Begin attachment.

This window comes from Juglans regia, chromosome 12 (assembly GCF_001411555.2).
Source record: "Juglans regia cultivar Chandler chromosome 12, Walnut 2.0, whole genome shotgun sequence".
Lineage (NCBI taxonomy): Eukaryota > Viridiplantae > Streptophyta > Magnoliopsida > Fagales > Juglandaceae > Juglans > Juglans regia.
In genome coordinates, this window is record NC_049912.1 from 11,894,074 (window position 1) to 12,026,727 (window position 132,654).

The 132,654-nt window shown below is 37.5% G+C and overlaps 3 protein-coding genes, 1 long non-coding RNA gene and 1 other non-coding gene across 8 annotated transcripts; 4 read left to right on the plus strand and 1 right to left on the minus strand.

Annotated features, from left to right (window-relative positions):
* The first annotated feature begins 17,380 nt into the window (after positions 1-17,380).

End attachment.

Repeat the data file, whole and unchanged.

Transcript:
This window comes from Juglans regia, chromosome 12 (assembly GCF_001411555.2).
Source record: "Juglans regia cultivar Chandler chromosome 12, Walnut 2.0, whole genome shotgun sequence".
Lineage (NCBI taxonomy): Eukaryota > Viridiplantae > Streptophyta > Magnoliopsida > Fagales > Juglandaceae > Juglans > Juglans regia.
In genome coordinates, this window is record NC_049912.1 from 11,894,074 (window position 1) to 12,026,727 (window position 132,654).

The 132,654-nt window shown below is 37.5% G+C and overlaps 3 protein-coding genes, 1 long non-coding RNA gene and 1 other non-coding gene across 8 annotated transcripts; 4 read left to right on the plus strand and 1 right to left on the minus strand.

Annotated features, from left to right (window-relative positions):
* The first annotated feature begins 17,380 nt into the window (after positions 1-17,380).